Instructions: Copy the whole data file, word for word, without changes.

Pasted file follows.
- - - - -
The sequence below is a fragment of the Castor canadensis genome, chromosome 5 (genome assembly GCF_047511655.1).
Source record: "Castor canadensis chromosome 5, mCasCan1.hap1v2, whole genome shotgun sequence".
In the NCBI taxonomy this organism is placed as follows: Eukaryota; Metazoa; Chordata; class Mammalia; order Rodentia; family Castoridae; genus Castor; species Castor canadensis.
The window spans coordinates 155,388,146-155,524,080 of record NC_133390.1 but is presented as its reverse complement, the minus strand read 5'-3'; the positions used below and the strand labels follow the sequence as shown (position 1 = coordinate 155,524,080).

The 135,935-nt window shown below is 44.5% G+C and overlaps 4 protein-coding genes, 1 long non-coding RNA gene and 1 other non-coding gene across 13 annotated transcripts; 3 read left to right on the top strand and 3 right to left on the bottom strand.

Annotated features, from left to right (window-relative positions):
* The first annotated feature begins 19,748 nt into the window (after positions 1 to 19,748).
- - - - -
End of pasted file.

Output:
The sequence below is a fragment of the Castor canadensis genome, chromosome 5 (genome assembly GCF_047511655.1).
Source record: "Castor canadensis chromosome 5, mCasCan1.hap1v2, whole genome shotgun sequence".
In the NCBI taxonomy this organism is placed as follows: Eukaryota; Metazoa; Chordata; class Mammalia; order Rodentia; family Castoridae; genus Castor; species Castor canadensis.
The window spans coordinates 155,388,146-155,524,080 of record NC_133390.1 but is presented as its reverse complement, the minus strand read 5'-3'; the positions used below and the strand labels follow the sequence as shown (position 1 = coordinate 155,524,080).

The 135,935-nt window shown below is 44.5% G+C and overlaps 4 protein-coding genes, 1 long non-coding RNA gene and 1 other non-coding gene across 13 annotated transcripts; 3 read left to right on the top strand and 3 right to left on the bottom strand.

Annotated features, from left to right (window-relative positions):
* The first annotated feature begins 19,748 nt into the window (after positions 1 to 19,748).